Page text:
Archive for the ‘ Social Justice Challenge ’ Category

Thursdays in Black: The Worst Form of Violence (Part II)

Thursdays in Black official logo

Why Wear Black?

It’s perfectly simple: for one day a week, wear black to show your support for survivors of discrimination and violence, and to work together for a world without brutality. In addition, I have decided to add a weekly feature to this blog, in which I will feature a specific Human Rights-related link, article, blog post or other media item and discussion, encouraging others to get involved. Read my first post here.

Link(s) of the Day:

Child Poverty Action Group
OxFam(NZ)
Save the Children
Starved for Attention

Why I Chose These Links:

Continuing last week’s theme, I’ve been digging up sites on Poverty to go with the Social Justice Challenge topic of the month. This week I chose to feature mostly Children’s Poverty. CPAG addresses children in need in my home country, while Oxfam is a more general charity, and Save the Children addresses children’s needs in the US and all over the world, as does the Starved for Attention campaign. Together, these sites are making a difference. From Save the Children:

Our mission is to create lasting, positive change in the lives of children in need in the U.S. and around the world.

Our priorities are to ensure that children in need grow up protected and safe, educated, healthy and well-nourished, and  able to thrive in economically secure households.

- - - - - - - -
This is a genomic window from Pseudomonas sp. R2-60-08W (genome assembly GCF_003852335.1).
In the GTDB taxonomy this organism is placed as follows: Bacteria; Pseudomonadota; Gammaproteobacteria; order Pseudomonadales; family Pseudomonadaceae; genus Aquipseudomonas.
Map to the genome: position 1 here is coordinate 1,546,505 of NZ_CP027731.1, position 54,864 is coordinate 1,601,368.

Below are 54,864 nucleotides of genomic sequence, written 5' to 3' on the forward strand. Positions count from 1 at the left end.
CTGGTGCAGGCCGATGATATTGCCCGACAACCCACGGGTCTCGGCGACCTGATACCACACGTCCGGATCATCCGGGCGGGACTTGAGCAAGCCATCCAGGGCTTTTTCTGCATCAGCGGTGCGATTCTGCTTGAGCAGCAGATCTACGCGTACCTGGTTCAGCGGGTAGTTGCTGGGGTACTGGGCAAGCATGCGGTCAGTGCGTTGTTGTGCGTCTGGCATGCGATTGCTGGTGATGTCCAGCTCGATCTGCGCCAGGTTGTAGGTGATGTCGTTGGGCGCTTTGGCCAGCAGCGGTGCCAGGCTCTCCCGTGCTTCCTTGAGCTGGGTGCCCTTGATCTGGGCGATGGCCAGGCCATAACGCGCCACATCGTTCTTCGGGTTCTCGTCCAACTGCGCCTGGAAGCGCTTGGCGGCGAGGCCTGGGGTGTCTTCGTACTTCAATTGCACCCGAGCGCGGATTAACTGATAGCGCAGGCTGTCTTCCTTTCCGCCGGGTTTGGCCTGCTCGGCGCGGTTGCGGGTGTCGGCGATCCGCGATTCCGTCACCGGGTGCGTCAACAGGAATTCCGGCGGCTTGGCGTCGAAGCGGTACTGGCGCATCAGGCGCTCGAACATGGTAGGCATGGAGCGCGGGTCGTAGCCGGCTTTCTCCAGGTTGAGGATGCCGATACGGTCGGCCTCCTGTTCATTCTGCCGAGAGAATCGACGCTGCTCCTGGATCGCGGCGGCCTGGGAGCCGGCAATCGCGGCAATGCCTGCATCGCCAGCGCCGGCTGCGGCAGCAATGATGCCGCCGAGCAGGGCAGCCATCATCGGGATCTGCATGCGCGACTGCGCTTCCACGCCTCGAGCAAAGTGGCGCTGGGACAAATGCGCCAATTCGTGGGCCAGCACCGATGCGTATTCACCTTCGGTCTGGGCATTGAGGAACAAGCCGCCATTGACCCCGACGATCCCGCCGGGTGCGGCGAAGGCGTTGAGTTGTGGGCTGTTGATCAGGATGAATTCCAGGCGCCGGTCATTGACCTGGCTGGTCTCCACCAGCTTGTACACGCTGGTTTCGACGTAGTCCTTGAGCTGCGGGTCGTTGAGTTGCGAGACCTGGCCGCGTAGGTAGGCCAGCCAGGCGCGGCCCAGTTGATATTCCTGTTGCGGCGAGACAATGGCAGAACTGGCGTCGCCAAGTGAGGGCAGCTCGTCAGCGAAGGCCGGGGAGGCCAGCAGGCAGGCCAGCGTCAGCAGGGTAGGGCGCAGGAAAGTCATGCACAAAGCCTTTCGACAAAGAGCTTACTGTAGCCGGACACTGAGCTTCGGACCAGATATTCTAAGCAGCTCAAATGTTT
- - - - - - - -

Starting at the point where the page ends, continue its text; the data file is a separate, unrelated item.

A collection of necessary links for anyone interested in stemming the tide of poverty.

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REVIEW: “Sometimes in April” (film)

Sometimes in April

Directed by Raoul Peck
2005

CHALLENGE(S): Social Justice Challenge

Since I haven’t been so great at keeping up with the books I’m supposed to read for the Social Justice Challenge, this month I chose to watch a film instead. In retrospect, perhaps this was a mistake. I spent a large amount of the time (over 2 hours) blinking back tears and wondering what the hell is wrong with humanity.

Sometimes in April is the story of two brothers whose lives are torn apart by the Rwanda genocide of 1994. The narrative skips between their life in the present – one on trial for war crimes, the other struggling to move on with his life after the death of his family – and the events that led to their current state. I will tell you right now that those events were horrific. They were not skimped on. This is a movie with bodies piled in the street, with authorities who stand by and do nothing as people die, with no mercy whatever for any of those who played a role in the tragedy or for the viewers who are watching it unfold.

I don’t know that I can necessarily recommend it as far as entertainment goes. It’s incredibly heartbreaking, and who wants to put themselves through that if they don’t have to? But it was well done, well acted, and thoroughly terrifying. If you truly want to know what it was like in Rwanda, or indeed in any similar situation, then this is the film to see.

RATING:

Social Justice Challenge: ACTION! for Hunger

For this month’s activist-level Social Justice challenge, I have:

  1. Added a SocialVibe widget to my sidebar promoting a charity dedicated to eradicating hunger and poverty.
  2. Begun the novel Half of a Yellow Sun by Chimimanda Ngozi Adichie (to be completed).
  3. Learned about Kwashiokor from this video.
  4. Donated several hundred grains of rice through FreeRice.com.

What have you been doing?

REVIEW: “The Color Purple” by Alice Walker

The Color Purple

[WINNER OF THE NATIONAL BOOK AWARD (among others), 1983]

Alice Walker
Weidenfeld & Nicholson, 2007

CHALLENGE(S): Banned Books Challenge, Book Awards Challenge, GLBT Challenge (mini), Read the Movie Challenge, Social Justice Challenge, Women Unbound Challenge, Year of the Historical Challenge

Finished 16 April 2010